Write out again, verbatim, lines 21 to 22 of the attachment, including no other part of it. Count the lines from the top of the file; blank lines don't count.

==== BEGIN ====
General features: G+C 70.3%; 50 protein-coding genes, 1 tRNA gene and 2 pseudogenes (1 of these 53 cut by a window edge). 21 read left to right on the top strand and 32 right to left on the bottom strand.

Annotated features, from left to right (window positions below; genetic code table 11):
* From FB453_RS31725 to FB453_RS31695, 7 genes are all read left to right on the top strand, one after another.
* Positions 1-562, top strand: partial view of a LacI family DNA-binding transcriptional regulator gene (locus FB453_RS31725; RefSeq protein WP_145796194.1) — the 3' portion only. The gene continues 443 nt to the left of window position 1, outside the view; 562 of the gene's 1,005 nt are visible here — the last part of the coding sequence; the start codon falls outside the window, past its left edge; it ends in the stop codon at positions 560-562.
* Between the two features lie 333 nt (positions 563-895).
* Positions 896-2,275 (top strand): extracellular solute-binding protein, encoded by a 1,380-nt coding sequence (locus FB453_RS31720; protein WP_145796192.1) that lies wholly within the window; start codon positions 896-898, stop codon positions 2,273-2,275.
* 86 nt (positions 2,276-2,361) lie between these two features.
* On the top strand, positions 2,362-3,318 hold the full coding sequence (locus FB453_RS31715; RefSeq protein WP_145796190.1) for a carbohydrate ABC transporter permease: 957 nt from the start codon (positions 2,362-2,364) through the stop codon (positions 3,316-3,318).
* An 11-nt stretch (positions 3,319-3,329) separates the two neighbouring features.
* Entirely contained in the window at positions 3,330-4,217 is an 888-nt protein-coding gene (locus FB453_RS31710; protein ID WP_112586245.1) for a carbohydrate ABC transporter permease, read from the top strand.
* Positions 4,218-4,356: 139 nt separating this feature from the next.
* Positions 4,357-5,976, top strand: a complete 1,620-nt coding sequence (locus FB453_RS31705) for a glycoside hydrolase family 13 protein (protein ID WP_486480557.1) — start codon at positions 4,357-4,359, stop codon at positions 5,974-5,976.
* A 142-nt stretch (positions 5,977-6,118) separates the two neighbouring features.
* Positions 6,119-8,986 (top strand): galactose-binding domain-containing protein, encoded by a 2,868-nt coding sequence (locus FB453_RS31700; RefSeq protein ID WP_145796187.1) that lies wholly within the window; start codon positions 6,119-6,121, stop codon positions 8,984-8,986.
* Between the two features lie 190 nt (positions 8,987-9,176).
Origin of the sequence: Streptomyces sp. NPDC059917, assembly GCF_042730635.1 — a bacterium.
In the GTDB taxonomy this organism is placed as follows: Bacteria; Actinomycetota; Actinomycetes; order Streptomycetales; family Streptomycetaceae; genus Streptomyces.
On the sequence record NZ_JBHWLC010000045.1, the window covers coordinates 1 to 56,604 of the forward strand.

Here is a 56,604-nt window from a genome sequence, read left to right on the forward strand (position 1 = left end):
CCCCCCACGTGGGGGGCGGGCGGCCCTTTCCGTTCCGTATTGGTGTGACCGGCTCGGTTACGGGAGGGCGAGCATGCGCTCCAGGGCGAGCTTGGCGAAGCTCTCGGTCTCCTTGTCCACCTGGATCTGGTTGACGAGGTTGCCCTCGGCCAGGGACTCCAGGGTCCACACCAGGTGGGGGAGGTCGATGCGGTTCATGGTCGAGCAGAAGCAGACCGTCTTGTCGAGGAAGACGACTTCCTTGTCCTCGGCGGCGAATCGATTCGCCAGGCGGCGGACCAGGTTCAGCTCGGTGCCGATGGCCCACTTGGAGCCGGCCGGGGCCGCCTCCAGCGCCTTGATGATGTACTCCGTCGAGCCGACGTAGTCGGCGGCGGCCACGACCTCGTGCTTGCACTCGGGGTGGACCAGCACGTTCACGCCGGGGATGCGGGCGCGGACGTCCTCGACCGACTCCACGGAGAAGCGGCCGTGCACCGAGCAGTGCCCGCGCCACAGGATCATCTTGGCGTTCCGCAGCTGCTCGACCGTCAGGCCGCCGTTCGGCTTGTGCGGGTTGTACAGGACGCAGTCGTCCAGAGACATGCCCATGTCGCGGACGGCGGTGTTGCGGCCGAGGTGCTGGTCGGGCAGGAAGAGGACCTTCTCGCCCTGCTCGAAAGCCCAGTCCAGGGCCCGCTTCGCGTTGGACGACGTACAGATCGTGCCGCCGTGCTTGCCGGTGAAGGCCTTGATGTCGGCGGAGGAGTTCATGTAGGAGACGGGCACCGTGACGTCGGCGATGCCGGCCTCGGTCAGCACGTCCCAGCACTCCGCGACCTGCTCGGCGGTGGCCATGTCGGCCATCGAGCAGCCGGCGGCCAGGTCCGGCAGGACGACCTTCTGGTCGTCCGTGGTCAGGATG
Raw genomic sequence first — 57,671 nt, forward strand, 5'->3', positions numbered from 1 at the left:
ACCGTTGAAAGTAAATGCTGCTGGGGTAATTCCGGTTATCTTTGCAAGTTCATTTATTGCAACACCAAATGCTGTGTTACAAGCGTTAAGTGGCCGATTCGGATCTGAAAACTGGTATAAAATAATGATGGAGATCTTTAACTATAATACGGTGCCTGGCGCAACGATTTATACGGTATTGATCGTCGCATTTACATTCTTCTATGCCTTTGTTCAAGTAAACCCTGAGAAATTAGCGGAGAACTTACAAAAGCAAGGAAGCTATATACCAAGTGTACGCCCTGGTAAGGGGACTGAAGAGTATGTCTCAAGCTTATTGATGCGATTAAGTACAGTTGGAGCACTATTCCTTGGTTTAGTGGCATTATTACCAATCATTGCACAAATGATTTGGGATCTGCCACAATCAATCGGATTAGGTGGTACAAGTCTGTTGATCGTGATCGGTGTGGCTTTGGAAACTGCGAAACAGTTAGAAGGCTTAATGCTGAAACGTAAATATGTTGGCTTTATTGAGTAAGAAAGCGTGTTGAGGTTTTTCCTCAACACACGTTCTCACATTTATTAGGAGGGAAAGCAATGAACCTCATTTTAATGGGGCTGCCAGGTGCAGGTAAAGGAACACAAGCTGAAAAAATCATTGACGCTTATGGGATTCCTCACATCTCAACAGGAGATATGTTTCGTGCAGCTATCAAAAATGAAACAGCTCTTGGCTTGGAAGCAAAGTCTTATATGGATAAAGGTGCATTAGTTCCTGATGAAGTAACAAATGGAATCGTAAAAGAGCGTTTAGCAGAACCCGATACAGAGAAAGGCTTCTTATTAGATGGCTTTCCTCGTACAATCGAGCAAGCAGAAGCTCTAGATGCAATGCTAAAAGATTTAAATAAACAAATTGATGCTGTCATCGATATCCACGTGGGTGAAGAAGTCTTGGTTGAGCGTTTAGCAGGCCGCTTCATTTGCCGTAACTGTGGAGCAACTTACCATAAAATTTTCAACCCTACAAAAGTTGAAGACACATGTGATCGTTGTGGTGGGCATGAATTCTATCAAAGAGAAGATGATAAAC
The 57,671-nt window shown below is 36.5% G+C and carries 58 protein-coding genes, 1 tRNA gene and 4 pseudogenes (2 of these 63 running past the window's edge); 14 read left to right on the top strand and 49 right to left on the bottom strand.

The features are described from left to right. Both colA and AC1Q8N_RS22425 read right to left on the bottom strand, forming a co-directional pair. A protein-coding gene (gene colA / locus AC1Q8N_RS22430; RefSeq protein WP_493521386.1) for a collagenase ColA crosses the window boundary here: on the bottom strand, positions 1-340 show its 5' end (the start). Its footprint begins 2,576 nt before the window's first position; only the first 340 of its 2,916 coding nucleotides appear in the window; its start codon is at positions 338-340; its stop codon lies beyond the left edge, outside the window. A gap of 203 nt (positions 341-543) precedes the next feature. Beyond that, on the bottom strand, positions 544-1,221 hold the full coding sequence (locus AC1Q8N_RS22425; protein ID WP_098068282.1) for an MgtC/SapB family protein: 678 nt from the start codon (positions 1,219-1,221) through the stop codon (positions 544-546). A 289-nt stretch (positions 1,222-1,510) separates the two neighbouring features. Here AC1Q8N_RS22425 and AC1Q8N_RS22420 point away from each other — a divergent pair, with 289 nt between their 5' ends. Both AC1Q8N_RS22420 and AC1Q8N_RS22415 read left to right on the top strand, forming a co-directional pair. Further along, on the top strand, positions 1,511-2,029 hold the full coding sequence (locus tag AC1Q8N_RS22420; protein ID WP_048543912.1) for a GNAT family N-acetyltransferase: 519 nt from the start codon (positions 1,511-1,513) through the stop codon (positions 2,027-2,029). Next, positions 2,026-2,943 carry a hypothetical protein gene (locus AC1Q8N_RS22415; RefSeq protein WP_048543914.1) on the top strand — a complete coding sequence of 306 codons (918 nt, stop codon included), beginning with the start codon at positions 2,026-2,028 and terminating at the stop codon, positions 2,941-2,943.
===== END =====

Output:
Raw genomic sequence first — 57,671 nt, forward strand, 5'->3', positions numbered from 1 at the left:
ACCGTTGAAAGTAAATGCTGCTGGGGTAATTCCGGTTATCTTTGCAAGTTCATTTATTGCAACACCAAATGCTGTGTTACAAGCGTTAAGTGGCCGATTCGGATCTGAAAACTGGTATAAAATAATGATGGAGATCTTTAACTATAATACGGTGCCTGGCGCAACGATTTATACGGTATTGATCGTCGCATTTACATTCTTCTATGCCTTTGTTCAAGTAAACCCTGAGAAATTAGCGGAGAACTTACAAAAGCAAGGAAGCTATATACCAAGTGTACGCCCTGGTAAGGGGACTGAAGAGTATGTCTCAAGCTTATTGATGCGATTAAGTACAGTTGGAGCACTATTCCTTGGTTTAGTGGCATTATTACCAATCATTGCACAAATGATTTGGGATCTGCCACAATCAATCGGATTAGGTGGTACAAGTCTGTTGATCGTGATCGGTGTGGCTTTGGAAACTGCGAAACAGTTAGAAGGCTTAATGCTGAAACGTAAATATGTTGGCTTTATTGAGTAAGAAAGCGTGTTGAGGTTTTTCCTCAACACACGTTCTCACATTTATTAGGAGGGAAAGCAATGAACCTCATTTTAATGGGGCTGCCAGGTGCAGGTAAAGGAACACAAGCTGAAAAAATCATTGACGCTTATGGGATTCCTCACATCTCAACAGGAGATATGTTTCGTGCAGCTATCAAAAATGAAACAGCTCTTGGCTTGGAAGCAAAGTCTTATATGGATAAAGGTGCATTAGTTCCTGATGAAGTAACAAATGGAATCGTAAAAGAGCGTTTAGCAGAACCCGATACAGAGAAAGGCTTCTTATTAGATGGCTTTCCTCGTACAATCGAGCAAGCAGAAGCTCTAGATGCAATGCTAAAAGATTTAAATAAACAAATTGATGCTGTCATCGATATCCACGTGGGTGAAGAAGTCTTGGTTGAGCGTTTAGCAGGCCGCTTCATTTGCCGTAACTGTGGAGCAACTTACCATAAAATTTTCAACCCTACAAAAGTTGAAGACACATGTGATCGTTGTGGTGGGCATGAATTCTATCAAAGAGAAGATGATAAAC